The NCAA Board of Governors voted Tuesday to allow student-athletes to profit from the use of their name, image and likeness.
“Hmmm long overdue,” wrote Wayne grad and former Ohio State quarterback and wide receiver Braxton Miller on Twitter. “Could’ve made M’s in college also.”
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Ohio State University President Michael V. Drake said in a press release the board will direct schools in Divisions I, II and III to “immediately consider updates to relevant bylaws and policies for the 21st century.” New rules must be in place no later than January 2021.
“We must embrace change to provide the best possible experience for college athletes,” Drake said. “Additional flexibility in this area can and must continue to support college sports as a part of higher education. This modernization for the future is a natural extension of the numerous steps NCAA members have taken in recent years to improve support for student-athletes, including full cost of attendance and guaranteed scholarships.”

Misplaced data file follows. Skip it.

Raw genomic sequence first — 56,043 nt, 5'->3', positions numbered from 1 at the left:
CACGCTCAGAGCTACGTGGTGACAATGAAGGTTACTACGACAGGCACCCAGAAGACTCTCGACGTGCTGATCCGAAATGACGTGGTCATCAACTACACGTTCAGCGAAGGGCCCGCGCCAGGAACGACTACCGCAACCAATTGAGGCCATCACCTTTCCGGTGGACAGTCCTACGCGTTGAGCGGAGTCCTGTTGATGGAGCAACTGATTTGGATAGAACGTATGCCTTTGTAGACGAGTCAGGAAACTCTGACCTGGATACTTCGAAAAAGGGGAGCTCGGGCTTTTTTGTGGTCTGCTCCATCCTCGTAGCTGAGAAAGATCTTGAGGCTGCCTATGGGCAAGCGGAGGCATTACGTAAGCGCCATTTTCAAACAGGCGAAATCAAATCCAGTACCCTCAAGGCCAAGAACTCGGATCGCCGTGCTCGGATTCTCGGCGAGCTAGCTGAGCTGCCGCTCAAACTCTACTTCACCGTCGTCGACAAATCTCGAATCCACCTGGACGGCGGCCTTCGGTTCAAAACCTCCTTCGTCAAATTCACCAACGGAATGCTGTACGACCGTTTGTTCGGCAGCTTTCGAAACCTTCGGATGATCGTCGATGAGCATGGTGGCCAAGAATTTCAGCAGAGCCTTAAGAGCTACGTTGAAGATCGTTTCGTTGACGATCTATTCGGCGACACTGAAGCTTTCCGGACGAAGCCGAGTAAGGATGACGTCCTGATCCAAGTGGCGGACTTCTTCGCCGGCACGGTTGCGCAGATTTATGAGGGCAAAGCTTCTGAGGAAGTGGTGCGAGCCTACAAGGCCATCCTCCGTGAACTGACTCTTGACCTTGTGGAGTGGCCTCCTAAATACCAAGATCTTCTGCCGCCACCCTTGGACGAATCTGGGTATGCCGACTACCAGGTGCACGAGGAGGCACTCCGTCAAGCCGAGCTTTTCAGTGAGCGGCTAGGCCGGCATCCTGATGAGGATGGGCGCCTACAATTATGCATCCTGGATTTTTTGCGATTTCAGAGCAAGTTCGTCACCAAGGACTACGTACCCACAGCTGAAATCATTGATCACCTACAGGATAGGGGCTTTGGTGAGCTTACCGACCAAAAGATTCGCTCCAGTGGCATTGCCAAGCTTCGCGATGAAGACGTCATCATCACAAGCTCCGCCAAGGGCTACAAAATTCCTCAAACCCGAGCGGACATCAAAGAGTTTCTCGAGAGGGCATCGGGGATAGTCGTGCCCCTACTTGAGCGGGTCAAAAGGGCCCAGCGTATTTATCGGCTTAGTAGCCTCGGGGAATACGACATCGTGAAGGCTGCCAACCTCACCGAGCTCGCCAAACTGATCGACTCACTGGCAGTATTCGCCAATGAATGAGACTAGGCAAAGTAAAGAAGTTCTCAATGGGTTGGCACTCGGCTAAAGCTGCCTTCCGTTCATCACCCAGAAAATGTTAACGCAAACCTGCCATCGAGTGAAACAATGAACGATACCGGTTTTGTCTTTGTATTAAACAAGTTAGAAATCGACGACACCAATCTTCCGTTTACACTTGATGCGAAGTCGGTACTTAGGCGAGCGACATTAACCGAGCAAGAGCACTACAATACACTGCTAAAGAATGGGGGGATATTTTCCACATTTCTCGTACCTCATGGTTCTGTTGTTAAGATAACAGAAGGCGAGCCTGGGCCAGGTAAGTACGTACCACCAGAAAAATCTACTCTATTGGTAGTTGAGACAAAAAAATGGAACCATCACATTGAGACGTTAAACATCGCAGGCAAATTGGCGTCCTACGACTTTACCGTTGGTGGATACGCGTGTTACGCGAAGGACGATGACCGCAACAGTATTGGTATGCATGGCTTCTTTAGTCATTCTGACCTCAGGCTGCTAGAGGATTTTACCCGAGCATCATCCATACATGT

NCAA Board of Governors starts process to enhance name, image and likeness opportunities: https://t.co/DEoYlE8s5n pic.twitter.com/fENErn0xE7— Inside the NCAA (@InsidetheNCAA) October 29, 2019
Among the the recommendations made by the board:
• Student athletes should be “treated similarly to non-athlete students unless a compelling reason exists to differentiate.”
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• Changes should “maintain the priorities of education and the collegiate experience to provide opportunities for student-athlete success,” and “make clear the distinction between collegiate and professional opportunities.”
• There should be no “compensation for athletics performance or participation.”
• Student athletes should not be treated as employees of the university.
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